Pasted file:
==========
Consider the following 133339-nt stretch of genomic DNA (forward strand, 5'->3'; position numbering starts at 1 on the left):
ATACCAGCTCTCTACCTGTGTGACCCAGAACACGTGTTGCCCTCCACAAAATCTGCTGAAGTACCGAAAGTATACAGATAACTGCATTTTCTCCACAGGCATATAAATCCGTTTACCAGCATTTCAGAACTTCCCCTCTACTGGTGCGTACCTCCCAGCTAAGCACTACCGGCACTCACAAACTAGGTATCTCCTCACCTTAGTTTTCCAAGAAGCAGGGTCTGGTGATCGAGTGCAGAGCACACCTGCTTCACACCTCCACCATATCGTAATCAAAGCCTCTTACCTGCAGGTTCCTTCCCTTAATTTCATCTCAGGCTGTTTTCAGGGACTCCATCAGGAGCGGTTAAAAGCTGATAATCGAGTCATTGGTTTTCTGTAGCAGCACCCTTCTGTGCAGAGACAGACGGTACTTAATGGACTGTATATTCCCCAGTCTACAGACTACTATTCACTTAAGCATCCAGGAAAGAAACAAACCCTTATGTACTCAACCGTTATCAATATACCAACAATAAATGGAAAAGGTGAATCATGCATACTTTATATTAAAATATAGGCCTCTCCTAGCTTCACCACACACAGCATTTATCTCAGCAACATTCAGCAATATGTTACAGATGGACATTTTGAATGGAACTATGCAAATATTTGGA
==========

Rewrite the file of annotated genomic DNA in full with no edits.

Consider the following 133339-nt stretch of genomic DNA (forward strand, 5'->3'; position numbering starts at 1 on the left):
ATACCAGCTCTCTACCTGTGTGACCCAGAACACGTGTTGCCCTCCACAAAATCTGCTGAAGTACCGAAAGTATACAGATAACTGCATTTTCTCCACAGGCATATAAATCCGTTTACCAGCATTTCAGAACTTCCCCTCTACTGGTGCGTACCTCCCAGCTAAGCACTACCGGCACTCACAAACTAGGTATCTCCTCACCTTAGTTTTCCAAGAAGCAGGGTCTGGTGATCGAGTGCAGAGCACACCTGCTTCACACCTCCACCATATCGTAATCAAAGCCTCTTACCTGCAGGTTCCTTCCCTTAATTTCATCTCAGGCTGTTTTCAGGGACTCCATCAGGAGCGGTTAAAAGCTGATAATCGAGTCATTGGTTTTCTGTAGCAGCACCCTTCTGTGCAGAGACAGACGGTACTTAATGGACTGTATATTCCCCAGTCTACAGACTACTATTCACTTAAGCATCCAGGAAAGAAACAAACCCTTATGTACTCAACCGTTATCAATATACCAACAATAAATGGAAAAGGTGAATCATGCATACTTTATATTAAAATATAGGCCTCTCCTAGCTTCACCACACACAGCATTTATCTCAGCAACATTCAGCAATATGTTACAGATGGACATTTTGAATGGAACTATGCAAATATTTGGA